The Art of the Ellipse

Published by patrick honner on

ellipse -- conicThis article, the first in a series about drawing, is about how important the ellipse is to the artist.

The author gives a nice, if long, explanation about the significance of the ellipse, but it basically boils down to this:  circles are everywhere. And often, when we are looking at circles, we’re looking at them atilt.  We see projections of the circle, and projections of circles are ellipses.

Think of it this way:  suppose you have a hula hoop and you hold it parallel to the ground.  The shadow you see is circular, but if you tilt the hula hoop, the shadow will change–into an ellipse.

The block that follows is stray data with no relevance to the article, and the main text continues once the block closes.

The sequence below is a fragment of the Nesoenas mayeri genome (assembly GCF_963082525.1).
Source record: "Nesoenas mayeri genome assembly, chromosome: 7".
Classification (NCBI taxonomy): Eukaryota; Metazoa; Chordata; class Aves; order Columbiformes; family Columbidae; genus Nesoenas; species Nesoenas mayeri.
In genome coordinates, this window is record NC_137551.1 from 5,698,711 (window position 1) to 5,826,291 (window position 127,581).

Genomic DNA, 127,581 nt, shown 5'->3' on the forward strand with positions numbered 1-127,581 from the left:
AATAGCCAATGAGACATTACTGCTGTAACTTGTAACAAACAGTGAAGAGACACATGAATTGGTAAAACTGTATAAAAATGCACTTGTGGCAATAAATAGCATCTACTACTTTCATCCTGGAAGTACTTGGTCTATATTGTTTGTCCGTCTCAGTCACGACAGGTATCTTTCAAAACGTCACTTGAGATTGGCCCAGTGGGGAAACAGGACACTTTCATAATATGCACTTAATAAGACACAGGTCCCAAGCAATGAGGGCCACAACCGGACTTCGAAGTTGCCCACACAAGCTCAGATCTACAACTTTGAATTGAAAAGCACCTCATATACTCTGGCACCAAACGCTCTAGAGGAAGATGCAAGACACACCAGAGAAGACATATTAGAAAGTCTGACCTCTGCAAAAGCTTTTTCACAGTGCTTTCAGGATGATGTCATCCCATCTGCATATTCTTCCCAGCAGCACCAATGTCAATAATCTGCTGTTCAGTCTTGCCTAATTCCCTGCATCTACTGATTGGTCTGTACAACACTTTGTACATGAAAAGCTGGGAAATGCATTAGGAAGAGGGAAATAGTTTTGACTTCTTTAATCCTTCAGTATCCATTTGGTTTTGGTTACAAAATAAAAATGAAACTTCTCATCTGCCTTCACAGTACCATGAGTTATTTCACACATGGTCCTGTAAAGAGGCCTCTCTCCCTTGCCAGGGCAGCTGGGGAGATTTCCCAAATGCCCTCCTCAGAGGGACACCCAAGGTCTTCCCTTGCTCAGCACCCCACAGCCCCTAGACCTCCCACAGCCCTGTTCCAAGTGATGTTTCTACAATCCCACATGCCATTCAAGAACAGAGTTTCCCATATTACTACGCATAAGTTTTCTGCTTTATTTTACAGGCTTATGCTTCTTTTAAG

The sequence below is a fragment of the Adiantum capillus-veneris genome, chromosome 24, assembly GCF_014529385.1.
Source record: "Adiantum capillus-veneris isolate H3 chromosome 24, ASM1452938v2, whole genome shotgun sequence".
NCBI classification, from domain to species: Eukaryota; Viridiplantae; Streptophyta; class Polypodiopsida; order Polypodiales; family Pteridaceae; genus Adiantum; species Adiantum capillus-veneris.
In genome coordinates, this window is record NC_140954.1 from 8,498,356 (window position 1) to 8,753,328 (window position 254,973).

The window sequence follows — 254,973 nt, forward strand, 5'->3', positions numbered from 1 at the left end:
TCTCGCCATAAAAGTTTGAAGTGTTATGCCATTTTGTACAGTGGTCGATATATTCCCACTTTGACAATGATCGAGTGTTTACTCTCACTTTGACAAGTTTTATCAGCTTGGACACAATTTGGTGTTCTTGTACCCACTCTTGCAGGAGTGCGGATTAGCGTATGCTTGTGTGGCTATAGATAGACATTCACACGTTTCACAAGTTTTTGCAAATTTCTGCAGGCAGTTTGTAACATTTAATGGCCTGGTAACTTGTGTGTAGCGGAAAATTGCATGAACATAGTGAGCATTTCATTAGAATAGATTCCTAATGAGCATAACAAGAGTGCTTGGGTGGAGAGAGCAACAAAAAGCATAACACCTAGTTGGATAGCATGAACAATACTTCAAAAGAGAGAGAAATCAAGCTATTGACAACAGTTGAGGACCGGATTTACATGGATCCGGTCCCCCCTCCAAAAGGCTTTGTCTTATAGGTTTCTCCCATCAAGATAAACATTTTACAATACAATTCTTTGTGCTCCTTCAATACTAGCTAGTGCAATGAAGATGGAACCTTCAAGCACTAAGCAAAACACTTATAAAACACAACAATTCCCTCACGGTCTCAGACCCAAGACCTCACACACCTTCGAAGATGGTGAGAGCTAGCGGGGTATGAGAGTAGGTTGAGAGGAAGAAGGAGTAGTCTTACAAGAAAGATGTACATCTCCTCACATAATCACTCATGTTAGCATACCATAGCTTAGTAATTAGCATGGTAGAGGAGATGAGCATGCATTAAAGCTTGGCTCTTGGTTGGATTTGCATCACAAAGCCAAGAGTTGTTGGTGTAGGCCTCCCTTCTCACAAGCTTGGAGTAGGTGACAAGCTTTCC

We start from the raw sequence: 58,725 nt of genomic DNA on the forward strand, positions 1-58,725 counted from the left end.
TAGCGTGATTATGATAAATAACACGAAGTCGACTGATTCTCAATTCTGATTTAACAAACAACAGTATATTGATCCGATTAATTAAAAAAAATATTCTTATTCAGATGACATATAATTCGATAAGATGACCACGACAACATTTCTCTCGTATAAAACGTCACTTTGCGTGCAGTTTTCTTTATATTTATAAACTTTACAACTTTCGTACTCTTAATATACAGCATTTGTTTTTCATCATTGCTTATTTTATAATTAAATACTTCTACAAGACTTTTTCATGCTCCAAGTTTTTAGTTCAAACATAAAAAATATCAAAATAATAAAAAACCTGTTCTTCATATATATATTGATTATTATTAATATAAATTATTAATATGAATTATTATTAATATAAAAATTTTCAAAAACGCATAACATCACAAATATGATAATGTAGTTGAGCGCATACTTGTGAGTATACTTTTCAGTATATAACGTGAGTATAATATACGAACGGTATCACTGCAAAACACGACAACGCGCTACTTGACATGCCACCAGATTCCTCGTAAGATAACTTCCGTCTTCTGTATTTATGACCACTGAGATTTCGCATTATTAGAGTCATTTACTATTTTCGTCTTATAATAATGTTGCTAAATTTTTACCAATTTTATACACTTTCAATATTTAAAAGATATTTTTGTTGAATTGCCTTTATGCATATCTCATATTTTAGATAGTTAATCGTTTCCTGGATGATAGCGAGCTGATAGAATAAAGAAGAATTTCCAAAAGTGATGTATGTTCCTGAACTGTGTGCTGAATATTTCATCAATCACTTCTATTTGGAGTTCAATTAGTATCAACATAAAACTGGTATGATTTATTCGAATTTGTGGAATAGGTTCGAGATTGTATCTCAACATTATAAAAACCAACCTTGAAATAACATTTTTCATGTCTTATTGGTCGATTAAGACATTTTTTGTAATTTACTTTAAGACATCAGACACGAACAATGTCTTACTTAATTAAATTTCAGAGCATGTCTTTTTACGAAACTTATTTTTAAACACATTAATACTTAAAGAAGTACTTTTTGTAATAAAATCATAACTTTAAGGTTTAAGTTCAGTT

I don’t have a hula hoop, so I made do with a key ring:


As the circular key ring is rotated, it becomes less parallel to the ground; the shadow becomes less circular and more elliptical.  And at the end, the ellipse vanishes–an ellipse eclipse!

patrick honner

Math teacher in Brooklyn, New York

1 Comment

Alan · October 2, 2010 at 5:23 pm

I believe I did a project on this for Math Analysis- a group project on ellipses with Geometer’s Sketchpad/Geogebra. Good times, good times.

If you look at the circle as a sphere, then you can always take a cross-section that resembles an ellipse. This can also expand to when looking at a latitude/longitude system based on the sphere. They all resemble ellipses at one point.

The cone and the ellipse can be seen in Autodesk inventor, for example, when creating the cone and then slicing the graphics to reveal the ellipse shape.

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